Amy, who is your father? Nero Wolfe is on the case

I recently picked this up in an ebook sale, and while I have read it before it happens to be one I did not own in paperback so I’ve probably only read it once, many years ago. It’s a fine later (1968) entry in the series.

9D4944E2-C393-451E-A7F0-6A643A7D49E2The client is a young woman whose mother died a few months ago in a hit-and-run car accident. After her mother’s death, Amy Denovo finds a box full of cash and a note from her mom that says, “This is from your father.” But she has no idea who her father is, and she suspects her mother was using an assumed name all these years so how can even the great Nero Wolfe and his trusty legman Archie Goodwin trace her into the past? Complicating matters, at least for Archie, is that Amy works as an editorial assistant for his paramour, Lily Rowan, but Amy insists that he not tell Lily that he and Wolfe are working for her, leading to some semi-comical misunderstanding about why Amy suddenly starts calling him Archie instead of Mr. Goodwin. It all gets sorted in the end, of course, and in a satisfactory fashion. Not many 1960s-era Wolfe novels favorites of mine, as Stout seemed determined to make up for decades of writing in a more prudish atmosphere when crafting plots that involve sex and other tawdry topics. Still, an afternoon spent with Archie Goodwin is never wasted.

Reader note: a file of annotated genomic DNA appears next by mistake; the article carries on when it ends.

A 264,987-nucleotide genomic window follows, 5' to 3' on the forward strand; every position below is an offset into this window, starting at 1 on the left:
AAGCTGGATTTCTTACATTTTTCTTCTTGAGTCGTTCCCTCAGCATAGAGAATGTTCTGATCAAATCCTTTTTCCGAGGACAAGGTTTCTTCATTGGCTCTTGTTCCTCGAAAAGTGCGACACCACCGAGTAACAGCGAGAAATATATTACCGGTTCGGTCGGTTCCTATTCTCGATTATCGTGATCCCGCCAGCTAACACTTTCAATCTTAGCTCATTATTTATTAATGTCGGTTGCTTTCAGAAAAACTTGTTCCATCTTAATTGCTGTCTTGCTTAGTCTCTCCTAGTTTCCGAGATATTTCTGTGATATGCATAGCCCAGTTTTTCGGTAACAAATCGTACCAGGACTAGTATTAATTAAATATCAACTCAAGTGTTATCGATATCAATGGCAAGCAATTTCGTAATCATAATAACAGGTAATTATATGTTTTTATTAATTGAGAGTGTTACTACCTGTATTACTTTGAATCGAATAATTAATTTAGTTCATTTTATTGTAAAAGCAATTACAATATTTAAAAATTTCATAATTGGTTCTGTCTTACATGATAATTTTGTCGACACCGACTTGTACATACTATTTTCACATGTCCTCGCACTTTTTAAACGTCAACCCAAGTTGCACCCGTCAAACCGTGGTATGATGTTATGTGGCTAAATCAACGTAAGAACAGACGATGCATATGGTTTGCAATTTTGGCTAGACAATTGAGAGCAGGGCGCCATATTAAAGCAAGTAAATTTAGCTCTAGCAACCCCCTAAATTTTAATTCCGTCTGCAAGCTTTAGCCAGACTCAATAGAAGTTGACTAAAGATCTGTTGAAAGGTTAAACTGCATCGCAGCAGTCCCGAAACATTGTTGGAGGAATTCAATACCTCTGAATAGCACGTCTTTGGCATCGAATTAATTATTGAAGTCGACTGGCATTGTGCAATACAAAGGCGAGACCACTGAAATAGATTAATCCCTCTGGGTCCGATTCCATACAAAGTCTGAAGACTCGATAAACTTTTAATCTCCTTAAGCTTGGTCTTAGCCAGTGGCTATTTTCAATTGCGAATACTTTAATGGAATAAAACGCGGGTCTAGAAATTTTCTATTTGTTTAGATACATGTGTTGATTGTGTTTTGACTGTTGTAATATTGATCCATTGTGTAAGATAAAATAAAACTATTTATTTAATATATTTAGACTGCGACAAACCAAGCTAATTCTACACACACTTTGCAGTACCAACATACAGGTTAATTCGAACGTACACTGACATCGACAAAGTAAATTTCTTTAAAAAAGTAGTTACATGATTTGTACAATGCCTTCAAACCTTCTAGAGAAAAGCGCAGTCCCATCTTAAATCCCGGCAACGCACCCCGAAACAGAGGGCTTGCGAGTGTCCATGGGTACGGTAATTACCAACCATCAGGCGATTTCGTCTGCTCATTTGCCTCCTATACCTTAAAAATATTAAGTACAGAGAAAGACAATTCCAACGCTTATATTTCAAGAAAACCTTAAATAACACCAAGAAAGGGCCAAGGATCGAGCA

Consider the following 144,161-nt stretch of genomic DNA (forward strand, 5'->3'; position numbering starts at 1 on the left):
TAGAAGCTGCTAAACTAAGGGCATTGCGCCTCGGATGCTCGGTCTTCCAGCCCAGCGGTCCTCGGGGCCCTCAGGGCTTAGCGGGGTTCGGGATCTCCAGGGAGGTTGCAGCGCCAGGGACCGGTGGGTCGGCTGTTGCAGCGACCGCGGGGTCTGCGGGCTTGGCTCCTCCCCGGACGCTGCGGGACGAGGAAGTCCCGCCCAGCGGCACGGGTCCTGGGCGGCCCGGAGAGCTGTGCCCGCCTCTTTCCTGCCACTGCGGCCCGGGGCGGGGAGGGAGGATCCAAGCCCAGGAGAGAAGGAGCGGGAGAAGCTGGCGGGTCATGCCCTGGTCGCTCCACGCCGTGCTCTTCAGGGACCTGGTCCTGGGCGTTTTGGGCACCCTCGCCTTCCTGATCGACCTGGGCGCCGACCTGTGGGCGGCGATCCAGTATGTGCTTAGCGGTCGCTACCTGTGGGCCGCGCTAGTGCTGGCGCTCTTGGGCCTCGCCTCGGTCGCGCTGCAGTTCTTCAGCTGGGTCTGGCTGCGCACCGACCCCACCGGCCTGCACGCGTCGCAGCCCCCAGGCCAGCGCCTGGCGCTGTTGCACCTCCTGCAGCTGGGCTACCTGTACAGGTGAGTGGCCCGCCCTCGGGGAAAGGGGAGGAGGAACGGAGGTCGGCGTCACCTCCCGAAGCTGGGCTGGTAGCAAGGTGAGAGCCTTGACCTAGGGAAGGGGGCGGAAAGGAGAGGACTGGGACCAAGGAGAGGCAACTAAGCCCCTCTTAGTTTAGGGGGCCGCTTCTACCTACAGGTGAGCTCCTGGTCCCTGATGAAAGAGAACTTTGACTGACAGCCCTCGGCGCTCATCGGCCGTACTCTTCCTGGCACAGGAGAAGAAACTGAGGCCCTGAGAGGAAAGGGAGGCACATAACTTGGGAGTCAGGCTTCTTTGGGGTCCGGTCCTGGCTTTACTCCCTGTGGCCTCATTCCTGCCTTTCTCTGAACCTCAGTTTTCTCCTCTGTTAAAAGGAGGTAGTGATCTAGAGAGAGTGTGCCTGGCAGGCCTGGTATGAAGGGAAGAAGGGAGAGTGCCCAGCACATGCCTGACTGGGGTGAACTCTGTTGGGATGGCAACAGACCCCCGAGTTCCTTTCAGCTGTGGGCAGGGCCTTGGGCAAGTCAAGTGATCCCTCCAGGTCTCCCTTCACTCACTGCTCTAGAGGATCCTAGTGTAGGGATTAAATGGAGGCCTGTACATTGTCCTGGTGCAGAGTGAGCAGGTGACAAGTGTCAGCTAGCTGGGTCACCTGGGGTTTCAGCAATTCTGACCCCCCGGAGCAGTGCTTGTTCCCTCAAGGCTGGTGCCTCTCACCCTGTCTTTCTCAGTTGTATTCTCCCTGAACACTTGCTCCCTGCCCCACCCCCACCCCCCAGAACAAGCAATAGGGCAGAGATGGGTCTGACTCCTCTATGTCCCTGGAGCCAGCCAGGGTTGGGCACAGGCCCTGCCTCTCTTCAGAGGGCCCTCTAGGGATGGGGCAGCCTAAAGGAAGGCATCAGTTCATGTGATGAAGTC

Published by Julia

I learned to read before I started kindergarten, and I haven't stopped yet.

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